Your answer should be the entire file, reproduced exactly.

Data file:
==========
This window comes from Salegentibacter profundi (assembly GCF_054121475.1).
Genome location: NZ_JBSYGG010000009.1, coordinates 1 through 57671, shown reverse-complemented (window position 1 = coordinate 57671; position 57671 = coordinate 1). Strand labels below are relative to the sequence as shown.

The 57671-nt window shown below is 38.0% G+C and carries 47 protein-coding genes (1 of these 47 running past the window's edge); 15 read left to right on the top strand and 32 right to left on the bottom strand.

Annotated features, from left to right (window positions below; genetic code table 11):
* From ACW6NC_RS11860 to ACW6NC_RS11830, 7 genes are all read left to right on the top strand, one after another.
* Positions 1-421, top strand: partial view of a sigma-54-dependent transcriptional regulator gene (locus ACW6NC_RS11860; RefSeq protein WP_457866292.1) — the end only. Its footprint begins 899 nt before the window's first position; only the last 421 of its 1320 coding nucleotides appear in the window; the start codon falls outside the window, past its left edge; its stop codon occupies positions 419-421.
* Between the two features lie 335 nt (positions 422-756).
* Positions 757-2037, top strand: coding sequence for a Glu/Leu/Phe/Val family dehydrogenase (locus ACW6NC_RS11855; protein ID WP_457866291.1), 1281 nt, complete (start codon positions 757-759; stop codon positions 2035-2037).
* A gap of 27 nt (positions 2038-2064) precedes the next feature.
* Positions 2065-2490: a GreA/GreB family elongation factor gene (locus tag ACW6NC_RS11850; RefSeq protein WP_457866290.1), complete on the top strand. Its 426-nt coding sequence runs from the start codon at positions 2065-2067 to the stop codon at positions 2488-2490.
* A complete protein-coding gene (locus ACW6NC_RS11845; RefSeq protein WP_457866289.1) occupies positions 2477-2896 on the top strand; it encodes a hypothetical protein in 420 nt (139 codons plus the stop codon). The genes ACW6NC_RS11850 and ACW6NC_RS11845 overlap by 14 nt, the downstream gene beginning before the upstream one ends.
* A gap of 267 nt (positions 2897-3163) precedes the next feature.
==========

This window comes from Salegentibacter profundi (assembly GCF_054121475.1).
Genome location: NZ_JBSYGG010000009.1, coordinates 1 through 57671, shown reverse-complemented (window position 1 = coordinate 57671; position 57671 = coordinate 1). Strand labels below are relative to the sequence as shown.

The 57671-nt window shown below is 38.0% G+C and carries 47 protein-coding genes (1 of these 47 running past the window's edge); 15 read left to right on the top strand and 32 right to left on the bottom strand.

Annotated features, from left to right (window positions below; genetic code table 11):
* From ACW6NC_RS11860 to ACW6NC_RS11830, 7 genes are all read left to right on the top strand, one after another.
* Positions 1-421, top strand: partial view of a sigma-54-dependent transcriptional regulator gene (locus ACW6NC_RS11860; RefSeq protein WP_457866292.1) — the end only. Its footprint begins 899 nt before the window's first position; only the last 421 of its 1320 coding nucleotides appear in the window; the start codon falls outside the window, past its left edge; its stop codon occupies positions 419-421.
* Between the two features lie 335 nt (positions 422-756).
* Positions 757-2037, top strand: coding sequence for a Glu/Leu/Phe/Val family dehydrogenase (locus ACW6NC_RS11855; protein ID WP_457866291.1), 1281 nt, complete (start codon positions 757-759; stop codon positions 2035-2037).
* A gap of 27 nt (positions 2038-2064) precedes the next feature.
* Positions 2065-2490: a GreA/GreB family elongation factor gene (locus tag ACW6NC_RS11850; RefSeq protein WP_457866290.1), complete on the top strand. Its 426-nt coding sequence runs from the start codon at positions 2065-2067 to the stop codon at positions 2488-2490.
* A complete protein-coding gene (locus ACW6NC_RS11845; RefSeq protein WP_457866289.1) occupies positions 2477-2896 on the top strand; it encodes a hypothetical protein in 420 nt (139 codons plus the stop codon). The genes ACW6NC_RS11850 and ACW6NC_RS11845 overlap by 14 nt, the downstream gene beginning before the upstream one ends.
* A gap of 267 nt (positions 2897-3163) precedes the next feature.